From the November 2016 issue

Improving Your Child's Mental Health

There’s no such thing as a perfect parent – and focusing on your child’s mental health doesn’t mean you’ll prevent future mental illnesses. But parents can have a meaningful impact on their child’s mental health by making small changes that could help improve it.

“Parents should be mindful that their actions can have lifelong consequences for their children,” says Dr. Lisa Woodcock-Burroughs, Ph.D., a licensed psychologist and nationally certified school psychologist based in Ann Arbor. “Not just in how their children are behaving, but also how they’re viewing the world and forming relationships with other people.”

Start with the everyday interactions you have with your child, Woodcock-Burroughs recommends. Listening is key.

“If they have a parent who is very dismissive or not responding to them in a way that’s going to bolster their mental health, then they can internalize low self-esteem or start to view the world as a very unsafe place,” she says.

Parents should talk about mental health with their kids early on. Just as you’ll point out shapes and colors to toddlers, kids can also be taught the names for their feelings and how to identify them.

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“Help them label their emotions,” suggests Woodcock-Burroughs. “They don’t have that language. They don’t know what it feels like to be mad or frustrated or sad.”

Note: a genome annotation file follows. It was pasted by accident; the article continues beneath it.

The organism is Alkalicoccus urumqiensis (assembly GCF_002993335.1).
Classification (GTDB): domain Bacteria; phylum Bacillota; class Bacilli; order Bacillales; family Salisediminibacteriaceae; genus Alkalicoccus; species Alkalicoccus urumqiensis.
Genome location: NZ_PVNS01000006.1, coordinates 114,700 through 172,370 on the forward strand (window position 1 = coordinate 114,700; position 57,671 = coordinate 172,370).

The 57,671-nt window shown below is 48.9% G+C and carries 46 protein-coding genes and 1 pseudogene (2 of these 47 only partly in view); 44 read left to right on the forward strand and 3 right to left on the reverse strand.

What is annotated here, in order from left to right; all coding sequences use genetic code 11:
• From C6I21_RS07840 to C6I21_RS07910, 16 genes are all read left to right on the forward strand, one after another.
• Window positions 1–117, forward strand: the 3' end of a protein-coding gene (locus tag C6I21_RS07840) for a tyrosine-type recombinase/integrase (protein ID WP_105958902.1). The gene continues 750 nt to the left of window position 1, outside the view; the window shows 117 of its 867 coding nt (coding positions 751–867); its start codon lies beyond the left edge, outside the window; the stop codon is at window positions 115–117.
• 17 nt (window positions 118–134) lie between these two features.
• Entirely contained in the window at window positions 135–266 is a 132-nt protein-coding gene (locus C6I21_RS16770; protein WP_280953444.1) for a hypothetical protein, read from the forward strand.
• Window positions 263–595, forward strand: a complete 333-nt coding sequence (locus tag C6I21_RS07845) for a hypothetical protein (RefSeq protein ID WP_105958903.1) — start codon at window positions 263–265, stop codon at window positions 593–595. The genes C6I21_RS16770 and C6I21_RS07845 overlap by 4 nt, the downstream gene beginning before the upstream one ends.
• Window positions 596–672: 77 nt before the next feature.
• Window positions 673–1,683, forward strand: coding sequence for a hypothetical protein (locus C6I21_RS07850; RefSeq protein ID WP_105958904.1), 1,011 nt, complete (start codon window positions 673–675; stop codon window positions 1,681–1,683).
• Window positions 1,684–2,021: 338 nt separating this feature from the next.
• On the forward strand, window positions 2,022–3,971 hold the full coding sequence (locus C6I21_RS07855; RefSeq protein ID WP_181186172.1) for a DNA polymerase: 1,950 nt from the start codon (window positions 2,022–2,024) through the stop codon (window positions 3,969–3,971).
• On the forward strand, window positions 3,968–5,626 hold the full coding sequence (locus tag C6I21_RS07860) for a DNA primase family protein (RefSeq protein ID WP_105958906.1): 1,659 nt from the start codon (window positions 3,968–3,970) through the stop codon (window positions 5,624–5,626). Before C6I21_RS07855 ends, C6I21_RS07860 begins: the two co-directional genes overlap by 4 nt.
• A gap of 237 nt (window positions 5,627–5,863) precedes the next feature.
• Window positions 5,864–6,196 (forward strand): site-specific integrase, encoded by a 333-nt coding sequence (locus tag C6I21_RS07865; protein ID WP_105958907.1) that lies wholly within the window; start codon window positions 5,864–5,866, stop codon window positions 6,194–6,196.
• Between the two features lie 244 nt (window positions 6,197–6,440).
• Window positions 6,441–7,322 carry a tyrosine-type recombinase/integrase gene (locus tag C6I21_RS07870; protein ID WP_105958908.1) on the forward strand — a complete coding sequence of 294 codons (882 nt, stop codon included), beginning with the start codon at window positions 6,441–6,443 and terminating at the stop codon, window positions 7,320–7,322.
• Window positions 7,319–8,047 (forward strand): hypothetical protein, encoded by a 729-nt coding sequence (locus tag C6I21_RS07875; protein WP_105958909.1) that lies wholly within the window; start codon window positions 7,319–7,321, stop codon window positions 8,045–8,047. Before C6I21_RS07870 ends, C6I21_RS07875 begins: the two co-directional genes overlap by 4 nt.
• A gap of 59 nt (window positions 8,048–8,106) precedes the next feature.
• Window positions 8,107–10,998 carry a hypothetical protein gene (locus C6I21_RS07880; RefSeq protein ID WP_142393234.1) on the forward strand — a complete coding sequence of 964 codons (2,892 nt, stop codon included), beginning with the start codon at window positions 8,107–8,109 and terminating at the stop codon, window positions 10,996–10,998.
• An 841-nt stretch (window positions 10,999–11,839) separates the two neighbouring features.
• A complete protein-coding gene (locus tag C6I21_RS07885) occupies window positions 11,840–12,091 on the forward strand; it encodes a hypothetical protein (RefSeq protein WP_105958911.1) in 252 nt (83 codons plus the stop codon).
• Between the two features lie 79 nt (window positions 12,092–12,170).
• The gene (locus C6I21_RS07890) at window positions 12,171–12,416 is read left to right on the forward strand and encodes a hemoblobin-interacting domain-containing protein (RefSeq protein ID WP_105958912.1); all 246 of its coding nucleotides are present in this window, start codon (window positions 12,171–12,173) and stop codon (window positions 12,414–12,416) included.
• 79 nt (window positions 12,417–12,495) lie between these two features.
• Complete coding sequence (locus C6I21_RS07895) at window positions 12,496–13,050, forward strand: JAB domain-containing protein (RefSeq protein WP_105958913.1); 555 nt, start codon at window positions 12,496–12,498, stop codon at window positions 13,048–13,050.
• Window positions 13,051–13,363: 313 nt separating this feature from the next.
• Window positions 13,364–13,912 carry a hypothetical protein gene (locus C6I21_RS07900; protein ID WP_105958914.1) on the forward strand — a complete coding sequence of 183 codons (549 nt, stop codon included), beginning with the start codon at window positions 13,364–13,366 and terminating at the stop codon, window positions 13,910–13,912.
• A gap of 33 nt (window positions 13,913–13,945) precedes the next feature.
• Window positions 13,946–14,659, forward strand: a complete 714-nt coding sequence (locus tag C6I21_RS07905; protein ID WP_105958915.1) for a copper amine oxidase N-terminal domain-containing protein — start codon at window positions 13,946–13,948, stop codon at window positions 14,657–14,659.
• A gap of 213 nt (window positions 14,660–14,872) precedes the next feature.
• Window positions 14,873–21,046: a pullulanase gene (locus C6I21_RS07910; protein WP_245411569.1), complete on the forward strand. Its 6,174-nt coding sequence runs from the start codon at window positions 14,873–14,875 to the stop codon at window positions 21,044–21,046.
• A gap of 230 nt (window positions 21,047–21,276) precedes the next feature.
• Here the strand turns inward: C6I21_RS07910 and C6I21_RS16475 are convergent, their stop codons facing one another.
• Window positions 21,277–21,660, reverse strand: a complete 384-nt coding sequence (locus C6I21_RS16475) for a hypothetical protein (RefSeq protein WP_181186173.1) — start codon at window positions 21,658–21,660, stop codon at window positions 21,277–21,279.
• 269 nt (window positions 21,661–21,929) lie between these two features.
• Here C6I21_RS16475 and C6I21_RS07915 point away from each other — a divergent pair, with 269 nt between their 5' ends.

And let your kids know it’s OK to feel those emotions – even if, as a parent, you don’t quite understand it.

“A lot of times parents say ‘you shouldn’t be mad about that, I don’t know why you’re angry,'” she says. “In doing that, we invalidate children’s feelings and tell them they’re not important.”

Instead say something like, “I understand that that makes you really angry.” Then help your child problem-solve the situation. For young kids, ways to feel better might include reading a book, getting a hug from mom, taking deep breaths or doing a physical activity.

“That way they can have a toolbox around these things and then they know when they need to access that,” Woodcock-Burroughs says.

Modeling those coping skills yourself can go a long way. That means reigning in the signs of frustration that you don’t want your kids to replicate.

“Kids mirror what they’re shown in the home environment,” she says. “If they’re seeing that the way parents address their frustration is physically aggressive or yelling and screaming, they’ll think, ‘That’s how I solve my problems.'”

Let your kids know that it’s always OK to talk with you about their emotions and teach them where to find support if they’d rather talk to someone else. Other trusted adults could include their pediatrician or school counselor.

It’s also crucial to spread the message that there’s no shame in having a mental illness or getting help for one.

“There’s a lot of shame around mental illness or depression, and so a lot of times parents don’t want to acknowledge that their child is depressed. They view it as a parenting failure,” Woodcock-Burroughs says.

But it’s crucial that parents are aware of the signs of mental illness and get help for a child if they need it. Mental illness affects people of all ages and across all demographics, and no one is at fault.

“We all do the best we can every day,” she reminds parents. “Sometimes the cause isn’t as important as what we’re going to do about it.”

Establishing consistent routines is key. Kids can feel that life is unpredictable when they don’t know what to expect each day.

“With the chaos of our modern life, it can be hard to have a set routine from day to day or week to week,” Woodcock-Burroughs says, but try to at least have routines around bedtime, getting up in the morning and meals. “The more routine and consistency there can be for kids, the easier they can internalize what happens next.”

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